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(In Detail) (Full size)
State nickname: "The Buckeye State"

Other U.S. States
Largest City Columbus
- Total
- Land
- Water
- % water
Ranked 34th
116,096 kmē
106,154 kmē
10,044 kmē
 - Total (2000)
 - Density
Ranked 7th
Admittance into Union
- Order
- Date

August 7, 1953, retroactive to March 1, 1803
Time zone Eastern: UTC-5/-4
38°27'N to 41°58'N
80°32'W to 84°49'W
355 km
355 km
472 meters
260 meters
139 meters
ISO 3166-2:US-OH
Ohio is an east-central state of the United States. Its U.S. postal abbreviation is OH. Ohio is an Iroquois word meaning "great water." The name refers to the river that forms its southern border.

The US Navy has named a series of ships USS Ohio in honor of this state.

Table of contents
1 History
2 Law and Government
3 Geography
4 Economy
5 Demographics
6 Important Cities and Towns
7 Education
8 Professional Sports Teams
9 External Links


Ohio, the region north of the Ohio River and south of the Great Lakes, was originally controlled by various native tribes, primarily the Iroquois. During the 18th century, the French set up a system of trading posts to control the fur trade in the region.

In 1754, France and Great Britain fought a war known in North America as the French and Indian War. As a result of the Treaty of Paris, the French gave control of Ohio to Great Britain.

Britain soon passed the Proclamation of 1763, which prohibited the American colonists from settling in Ohio Country. British control of the region ended with an American victory in the American Revolution.

The United States created the Northwest Territory in 1787. The Northwest Territory included Ohio Country. Indiana Territory was later created, reducing the Northwest Territory to the size of present-day Ohio.

Under the Northwest Ordinance, Ohio could begin the process to statehood once its population exceeded 5,000. On February 19, 1803, President Jefferson signed an act of Congress that declared Ohio the 17th state. The current custom of Congress declaring statehood did not begin until 1812, with Louisiana's admission, so, in 1953, President Eisenhower signed an act that officially declared March 1, 1803 the date of Ohio's admittance into the Union.

In 1835, Ohio fought a war with Michigan over the city of Gargamesh, (now Toledo, Ohio) known as the Toledo War. Congress intervened, giving Toledo to Ohio.

Law and Government

Its capital is Columbus, located close to the center of the state. Its current governor is Bob Taft (Republican) and its two U.S. senators are Mike DeWine (Republican) and George V. Voinovich (Republican). See List of Ohio Governors .


See: List of Ohio counties
See: Ohio public lands

Ohio's southern border is defined by the Ohio River (with the border being at the 1793 low-water mark on the north side of the river), and much of the northern border is defined by Lake Erie. It borders Pennsylvania on the east, Michigan to the north, Indiana to the west, Kentucky on the south, and West Virginia on the southeast.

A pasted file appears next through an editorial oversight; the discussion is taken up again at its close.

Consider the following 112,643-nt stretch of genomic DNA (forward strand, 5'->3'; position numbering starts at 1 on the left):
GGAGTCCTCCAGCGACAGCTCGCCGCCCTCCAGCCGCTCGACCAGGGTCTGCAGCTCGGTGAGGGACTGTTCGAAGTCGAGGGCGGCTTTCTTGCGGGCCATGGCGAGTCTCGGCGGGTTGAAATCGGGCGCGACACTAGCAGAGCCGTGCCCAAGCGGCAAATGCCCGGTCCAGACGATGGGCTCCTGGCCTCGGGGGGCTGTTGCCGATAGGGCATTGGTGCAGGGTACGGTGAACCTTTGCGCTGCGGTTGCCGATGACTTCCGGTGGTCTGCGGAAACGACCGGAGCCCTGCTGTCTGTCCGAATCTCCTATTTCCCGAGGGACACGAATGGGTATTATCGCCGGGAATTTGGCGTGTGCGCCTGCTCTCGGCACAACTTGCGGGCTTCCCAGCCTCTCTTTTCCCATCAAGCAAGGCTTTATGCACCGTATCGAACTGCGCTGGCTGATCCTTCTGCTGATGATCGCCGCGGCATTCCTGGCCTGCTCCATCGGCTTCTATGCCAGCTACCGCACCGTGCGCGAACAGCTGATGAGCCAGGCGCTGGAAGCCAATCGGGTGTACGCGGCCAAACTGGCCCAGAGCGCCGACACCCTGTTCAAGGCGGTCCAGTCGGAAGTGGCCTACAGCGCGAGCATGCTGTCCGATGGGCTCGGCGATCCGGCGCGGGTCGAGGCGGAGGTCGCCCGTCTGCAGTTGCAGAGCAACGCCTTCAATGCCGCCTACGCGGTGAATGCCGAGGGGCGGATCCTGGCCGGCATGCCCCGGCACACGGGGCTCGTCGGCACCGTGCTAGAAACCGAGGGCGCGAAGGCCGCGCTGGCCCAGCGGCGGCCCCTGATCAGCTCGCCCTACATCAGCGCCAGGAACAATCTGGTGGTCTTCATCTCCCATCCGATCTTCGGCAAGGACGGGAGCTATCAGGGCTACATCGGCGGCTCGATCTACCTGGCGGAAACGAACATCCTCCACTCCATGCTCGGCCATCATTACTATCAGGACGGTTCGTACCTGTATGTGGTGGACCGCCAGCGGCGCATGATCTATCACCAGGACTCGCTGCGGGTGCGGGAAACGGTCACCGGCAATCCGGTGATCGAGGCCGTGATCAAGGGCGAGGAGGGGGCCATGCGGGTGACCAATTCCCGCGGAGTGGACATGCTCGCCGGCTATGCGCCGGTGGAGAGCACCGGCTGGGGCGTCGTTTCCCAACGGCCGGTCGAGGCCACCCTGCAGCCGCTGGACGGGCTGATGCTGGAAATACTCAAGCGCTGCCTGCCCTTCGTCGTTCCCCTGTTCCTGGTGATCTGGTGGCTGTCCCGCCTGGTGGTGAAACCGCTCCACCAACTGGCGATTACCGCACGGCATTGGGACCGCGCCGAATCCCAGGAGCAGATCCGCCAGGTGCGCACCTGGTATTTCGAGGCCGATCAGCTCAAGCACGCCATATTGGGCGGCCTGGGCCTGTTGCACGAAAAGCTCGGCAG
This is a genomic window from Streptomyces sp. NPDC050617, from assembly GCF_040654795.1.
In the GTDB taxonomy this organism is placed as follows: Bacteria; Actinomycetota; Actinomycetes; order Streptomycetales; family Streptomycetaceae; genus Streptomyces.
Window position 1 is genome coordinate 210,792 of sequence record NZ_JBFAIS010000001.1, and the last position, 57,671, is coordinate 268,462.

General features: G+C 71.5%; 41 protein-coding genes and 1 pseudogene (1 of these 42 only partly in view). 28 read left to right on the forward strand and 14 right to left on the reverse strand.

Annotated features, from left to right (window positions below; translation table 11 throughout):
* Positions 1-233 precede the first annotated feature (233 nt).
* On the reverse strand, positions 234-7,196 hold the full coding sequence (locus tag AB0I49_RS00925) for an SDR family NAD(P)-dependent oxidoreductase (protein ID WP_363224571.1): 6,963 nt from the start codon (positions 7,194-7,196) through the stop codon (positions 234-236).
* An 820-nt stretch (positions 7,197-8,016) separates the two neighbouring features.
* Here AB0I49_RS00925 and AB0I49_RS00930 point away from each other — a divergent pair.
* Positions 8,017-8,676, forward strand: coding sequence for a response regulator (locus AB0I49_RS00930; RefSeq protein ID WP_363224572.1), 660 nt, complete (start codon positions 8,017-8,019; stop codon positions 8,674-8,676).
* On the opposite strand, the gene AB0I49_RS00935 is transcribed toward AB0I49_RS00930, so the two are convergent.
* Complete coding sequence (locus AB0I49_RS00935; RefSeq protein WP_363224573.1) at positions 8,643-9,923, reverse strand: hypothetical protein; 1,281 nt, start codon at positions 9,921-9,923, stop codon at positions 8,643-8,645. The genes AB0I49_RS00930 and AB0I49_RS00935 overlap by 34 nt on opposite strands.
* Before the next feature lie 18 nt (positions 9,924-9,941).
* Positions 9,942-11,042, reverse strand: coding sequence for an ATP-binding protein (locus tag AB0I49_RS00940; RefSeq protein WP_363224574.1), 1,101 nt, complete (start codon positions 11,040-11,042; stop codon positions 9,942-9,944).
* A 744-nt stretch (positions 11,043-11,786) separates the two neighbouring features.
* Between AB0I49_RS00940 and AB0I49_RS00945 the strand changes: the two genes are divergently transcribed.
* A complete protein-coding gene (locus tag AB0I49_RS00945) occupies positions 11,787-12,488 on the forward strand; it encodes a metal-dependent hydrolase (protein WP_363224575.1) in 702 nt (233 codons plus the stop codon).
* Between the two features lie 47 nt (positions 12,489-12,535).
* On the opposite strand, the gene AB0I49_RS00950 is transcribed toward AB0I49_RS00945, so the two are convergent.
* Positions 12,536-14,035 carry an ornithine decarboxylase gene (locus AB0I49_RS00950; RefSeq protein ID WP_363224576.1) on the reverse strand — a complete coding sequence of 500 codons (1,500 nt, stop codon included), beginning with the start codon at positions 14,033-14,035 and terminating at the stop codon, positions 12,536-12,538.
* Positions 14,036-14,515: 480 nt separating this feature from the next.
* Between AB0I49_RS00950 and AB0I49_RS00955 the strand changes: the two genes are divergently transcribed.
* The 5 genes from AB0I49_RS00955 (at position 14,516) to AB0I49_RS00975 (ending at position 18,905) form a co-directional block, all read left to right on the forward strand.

Much of Ohio features glaciated plains, with an exceptionally flat area in the northwest being known as the Black Swamp. This glaciated region in the northwest and central state is bordered to the east and southeast first by a belt known as the glaciated Allegheny Plateau, and then by another belt known as the unglaciated Allegheny Plateau. Most of Ohio is of low relief, but the unglaciated Allegheny Plateau features rugged hills and forests.

Significant rivers within the state include the Miami River, Scioto River, Cuyahoga River, and Muskingum River.


Ohio, a major producer of machines, tools, and other products, is one of the leading industrial states. As part of the Midwestern Corn Belt, agriculture also plays an important role in the state's economy. In addition, however, Ohio's historical attractions, varying landscapes, and recreational opportunities are the basis for a thriving tourist industry. Over 2,500 lakes and 70,000 kilometers of river landscapes are a paradise for boaters, fishermen, and swimmers. Of special historical interest are the Native American archeological sites -- including grave mounds and other sites.

Ohio's 1999 total gross state product was $362 billion, placing it 7th in the nation. Its 2000 Per Capita Personal Income was $28,400, 19th in the nation. Ohio's agricultural outputs are soybeans, dairy products, corn, tomatoes, hogs, cattle, poultry and eggs. Its industrial outputs are transportation equipment, fabricated metal products, machinery, food processing, and electric equipment.


As of the 2000 census, the population of Ohio is 11,353,140. Its population grew 4.7% (506,025) from its 1990 levels. According to the 2000 census, 85% (9,645,453) identified themselves as White, 1.9% (217,123) as Hispanic or Latino, 11.5% (1,301,307) as black, 1.2% (132,633) as Asian, 0.2% (24,486) as American Indian or Alaska Native, 0.02% (2,749) as Native Hawaiian or Pacific Islander 0.8% (88,627) as other, and 1.4% (157,885) identified themselves as belonging to two or more races.

6.6% of its population were reported as under 5, 25.4% under 18, and 13.3% were 65 or older. Females made up approximately 51.4% of the population.

Important Cities and Towns


Colleges and Universities

See List of Ohio colleges

The Buckeye State
State Animal:White-tailed Deer
State Bird:Cardinal
State Capital:Columbus
State Flower:Scarlet Carnation
State Wildflower:Trillium Grandiflorum
State Insect:Ladybird Beetle
State Song:"Beautiful Ohio"
State Tree:Ohio Buckeye
State Fossil:Isotelus Trilobites
State Drink:Tomato juice
State Reptile:Black racer snake
State Gemstone:Ohio Flint
State Motto:"With God all things are possible"

Professional Sports Teams

External Links